You are using an outdated browser. Please upgrade your browser to improve your experience.

Volunteers Help the South and Midwest Through 'Ready When the Time Comes'


In a time of great need across the South, American Red Cross volunteers have stepped up to help communities devastated by tornadoes and floods.

Some of these volunteers came to the Red Cross through their jobs—more specifically, through the Red Cross “Ready When the Time Comes” (RWTC) program. This program trains employees from Red Cross partner corporations so that when disaster strikes, volunteers are ready to be mobilized as a community-based force.

Ready When the Time Comes was developed in 2001 as a partnership between the American Red Cross of Greater Chicago and W.W. Grainger, Inc., the national founding sponsor of the program. Today, more than 13,000 employees representing 460 businesses and organizations in 52 communities across the country have been trained as Red Cross disaster volunteers through the program.

A Life-Changing Experience

A group of employees from Grainger recently served as volunteers in Red Cross shelters in the Memphis area when Mississippi River flood waters overtook the region.

The Grainger volunteers helped run the shelter, were there to support residents who needed a sympathetic ear, and also played with the kids, which gave their parents a little break. Several of them described their experiences as life-altering.

“Once you volunteer and help the Red Cross, it just makes you want to come in the next day and the next day,” said Annette Hopper. “It’s a great experience.”

Andriana Allen agreed, saying, “It will change your life. It will change the way you see other people; it will knock down barriers. It will change the way you perceive people just from helping one time.”

The Skills to Make a Difference

Tammy Valley, a Cisco Systems, Inc. employee in North Carolina, was trained along with her colleagues last year through Ready When the Time Comes. Last month, after deadly tornadoes hit North Carolina, Valley was asked if she could help the Red Cross.

Valley’s assignment was to assess home damage along the tornado’s path in Wake County. “It was unbelievable what we saw,” she recalled. “It was not what you see you TV—it was much worse.”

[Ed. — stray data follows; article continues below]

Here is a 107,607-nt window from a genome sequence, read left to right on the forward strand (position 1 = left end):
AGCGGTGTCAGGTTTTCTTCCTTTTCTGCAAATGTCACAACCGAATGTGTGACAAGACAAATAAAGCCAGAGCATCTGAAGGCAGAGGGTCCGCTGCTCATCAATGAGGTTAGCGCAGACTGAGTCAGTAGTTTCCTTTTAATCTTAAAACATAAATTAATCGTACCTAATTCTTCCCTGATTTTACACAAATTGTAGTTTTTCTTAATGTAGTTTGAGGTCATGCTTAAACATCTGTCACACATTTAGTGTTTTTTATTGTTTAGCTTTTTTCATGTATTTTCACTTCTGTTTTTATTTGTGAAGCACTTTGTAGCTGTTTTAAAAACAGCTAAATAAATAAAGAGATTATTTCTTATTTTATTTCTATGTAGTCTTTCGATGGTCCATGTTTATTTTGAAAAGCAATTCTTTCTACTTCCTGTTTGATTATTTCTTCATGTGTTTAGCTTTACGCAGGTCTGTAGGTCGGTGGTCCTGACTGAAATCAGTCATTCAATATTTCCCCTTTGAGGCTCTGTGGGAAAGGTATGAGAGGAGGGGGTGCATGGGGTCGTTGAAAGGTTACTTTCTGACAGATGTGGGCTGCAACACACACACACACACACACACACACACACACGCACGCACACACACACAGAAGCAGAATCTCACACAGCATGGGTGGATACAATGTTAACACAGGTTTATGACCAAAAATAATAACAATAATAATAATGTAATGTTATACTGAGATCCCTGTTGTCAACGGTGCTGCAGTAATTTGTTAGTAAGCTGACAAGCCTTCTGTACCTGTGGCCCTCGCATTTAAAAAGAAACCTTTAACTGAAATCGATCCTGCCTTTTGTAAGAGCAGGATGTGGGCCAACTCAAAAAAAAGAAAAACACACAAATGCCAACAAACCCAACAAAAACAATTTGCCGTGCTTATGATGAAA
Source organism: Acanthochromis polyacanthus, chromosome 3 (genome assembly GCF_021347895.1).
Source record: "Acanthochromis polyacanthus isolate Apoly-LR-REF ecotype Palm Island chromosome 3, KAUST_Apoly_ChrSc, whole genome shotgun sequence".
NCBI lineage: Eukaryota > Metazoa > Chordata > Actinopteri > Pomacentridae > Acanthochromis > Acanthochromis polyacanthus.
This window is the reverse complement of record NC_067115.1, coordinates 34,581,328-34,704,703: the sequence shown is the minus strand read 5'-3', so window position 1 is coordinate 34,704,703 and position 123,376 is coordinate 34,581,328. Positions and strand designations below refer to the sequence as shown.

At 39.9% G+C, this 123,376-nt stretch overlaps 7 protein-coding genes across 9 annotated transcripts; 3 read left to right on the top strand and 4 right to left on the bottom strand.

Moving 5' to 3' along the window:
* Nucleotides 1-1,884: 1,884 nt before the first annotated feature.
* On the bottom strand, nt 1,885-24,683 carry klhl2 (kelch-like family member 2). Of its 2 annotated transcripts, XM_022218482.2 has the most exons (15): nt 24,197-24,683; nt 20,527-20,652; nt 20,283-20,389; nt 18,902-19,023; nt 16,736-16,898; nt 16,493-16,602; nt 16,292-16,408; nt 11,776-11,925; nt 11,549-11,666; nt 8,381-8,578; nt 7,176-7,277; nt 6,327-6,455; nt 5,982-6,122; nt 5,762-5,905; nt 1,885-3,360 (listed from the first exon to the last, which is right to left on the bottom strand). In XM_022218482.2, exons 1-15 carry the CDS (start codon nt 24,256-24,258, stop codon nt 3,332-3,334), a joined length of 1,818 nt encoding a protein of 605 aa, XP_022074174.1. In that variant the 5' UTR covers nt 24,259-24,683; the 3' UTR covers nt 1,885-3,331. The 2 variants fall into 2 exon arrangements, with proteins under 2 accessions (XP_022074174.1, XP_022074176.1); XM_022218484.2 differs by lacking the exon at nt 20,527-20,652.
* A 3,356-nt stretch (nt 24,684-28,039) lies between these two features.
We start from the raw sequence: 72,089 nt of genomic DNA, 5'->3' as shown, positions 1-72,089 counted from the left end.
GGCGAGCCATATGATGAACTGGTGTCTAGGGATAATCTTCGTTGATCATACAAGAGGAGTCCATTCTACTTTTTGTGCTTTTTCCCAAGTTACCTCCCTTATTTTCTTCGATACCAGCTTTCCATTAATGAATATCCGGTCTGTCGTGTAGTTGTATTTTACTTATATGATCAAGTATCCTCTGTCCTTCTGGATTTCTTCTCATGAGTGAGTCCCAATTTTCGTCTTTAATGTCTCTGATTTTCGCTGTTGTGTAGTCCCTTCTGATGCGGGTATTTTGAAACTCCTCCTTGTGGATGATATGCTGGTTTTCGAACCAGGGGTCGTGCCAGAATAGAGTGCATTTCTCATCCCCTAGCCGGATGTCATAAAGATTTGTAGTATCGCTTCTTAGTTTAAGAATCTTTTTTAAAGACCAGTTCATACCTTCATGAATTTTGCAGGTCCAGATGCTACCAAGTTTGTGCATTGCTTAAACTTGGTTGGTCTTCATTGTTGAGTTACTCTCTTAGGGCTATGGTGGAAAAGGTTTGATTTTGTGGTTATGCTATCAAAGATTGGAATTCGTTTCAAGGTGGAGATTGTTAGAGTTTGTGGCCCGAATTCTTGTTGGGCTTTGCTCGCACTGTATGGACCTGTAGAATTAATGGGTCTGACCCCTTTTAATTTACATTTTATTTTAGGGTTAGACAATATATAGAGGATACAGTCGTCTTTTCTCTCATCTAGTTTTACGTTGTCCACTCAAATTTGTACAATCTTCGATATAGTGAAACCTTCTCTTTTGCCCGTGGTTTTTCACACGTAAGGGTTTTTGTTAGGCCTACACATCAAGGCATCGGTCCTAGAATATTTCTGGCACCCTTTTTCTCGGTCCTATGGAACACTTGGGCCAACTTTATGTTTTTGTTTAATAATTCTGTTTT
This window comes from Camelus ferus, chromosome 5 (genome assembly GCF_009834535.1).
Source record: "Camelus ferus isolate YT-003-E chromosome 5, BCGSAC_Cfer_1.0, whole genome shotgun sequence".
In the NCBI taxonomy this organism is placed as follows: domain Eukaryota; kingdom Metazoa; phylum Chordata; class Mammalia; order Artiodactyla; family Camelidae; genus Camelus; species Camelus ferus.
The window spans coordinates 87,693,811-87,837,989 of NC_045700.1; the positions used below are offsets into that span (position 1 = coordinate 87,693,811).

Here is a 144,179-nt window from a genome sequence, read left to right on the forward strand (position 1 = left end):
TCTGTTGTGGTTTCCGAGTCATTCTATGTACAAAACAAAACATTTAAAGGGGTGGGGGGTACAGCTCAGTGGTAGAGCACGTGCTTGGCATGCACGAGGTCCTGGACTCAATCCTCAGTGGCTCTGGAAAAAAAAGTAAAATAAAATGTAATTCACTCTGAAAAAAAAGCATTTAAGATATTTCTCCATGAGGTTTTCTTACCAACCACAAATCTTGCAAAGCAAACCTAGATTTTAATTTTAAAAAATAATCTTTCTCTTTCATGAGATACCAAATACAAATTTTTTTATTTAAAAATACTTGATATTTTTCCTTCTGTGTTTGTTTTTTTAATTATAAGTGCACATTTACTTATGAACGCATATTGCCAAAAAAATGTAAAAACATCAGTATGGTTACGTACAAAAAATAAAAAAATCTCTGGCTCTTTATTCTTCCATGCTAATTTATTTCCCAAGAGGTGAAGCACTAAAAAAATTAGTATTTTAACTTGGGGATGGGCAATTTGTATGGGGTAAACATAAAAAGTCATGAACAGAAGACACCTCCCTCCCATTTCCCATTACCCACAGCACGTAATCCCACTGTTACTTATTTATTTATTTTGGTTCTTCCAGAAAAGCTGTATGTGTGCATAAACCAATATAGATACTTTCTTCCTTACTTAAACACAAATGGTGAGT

The next day she and her colleague went back through the destroyed neighborhoods and delivered food and drinks to residents that were impacted by the tornadoes. Valley decided that she wanted to continue to help, so she spent a third day at a Red Cross shelter.

“The whole experience was an eye-opener and made me realize that I want more training in disaster relief, because there is so much more that I can do to help others,” she said. “I did not think that I was capable of doing the things I did in the course of three days—but the great thing is that the Red Cross taught me the skills to make a big difference.”

A Change in Perspective

St. Louis, Mo., was another city affected by severe storms this spring. Immediately following the tornado that hit the city last month, Jim Woodcock, a local Red Cross board member and RWTC volunteer from Fleishman-Hillard, stepped up to help. Woodcock rode along with a Red Cross disaster assessment team and acted as a public affairs volunteer, collecting survivors’ stories and photos.

The Davis Family’s home was one of those damaged in the EF3 tornado. “Please tell our story,” Evelyn Johnson-Davis told Woodcock. “We want people to know how bad it is here, because around here sometimes we’re not the first people everyone thinks about. But we’re sure glad the Red Cross is here.”

As Woodcock wrote in a blog post, volunteering changes one’s perspective.

“It would be a good thing if we never had occasion to see the brilliance of the Red Cross, and the commitment of its staff and volunteers, come to life,” Woodcock wrote. “But, to see it happen is amazing. And that is especially true for a board member like me who is entrusted to provide counsel and leadership to the local chapter, but may not fully realize the profound responsibility and privilege that comes with a board position until widespread disaster strikes his or her own community and you’re in the trenches with the Disaster Assessment Team, if only for a day.”

He continues: “I thank the St. Louis Chapter of the American Red Cross for the ability to serve. And to the staff and volunteers of the Red Cross, I am grateful to now fully understand the significance of that service.”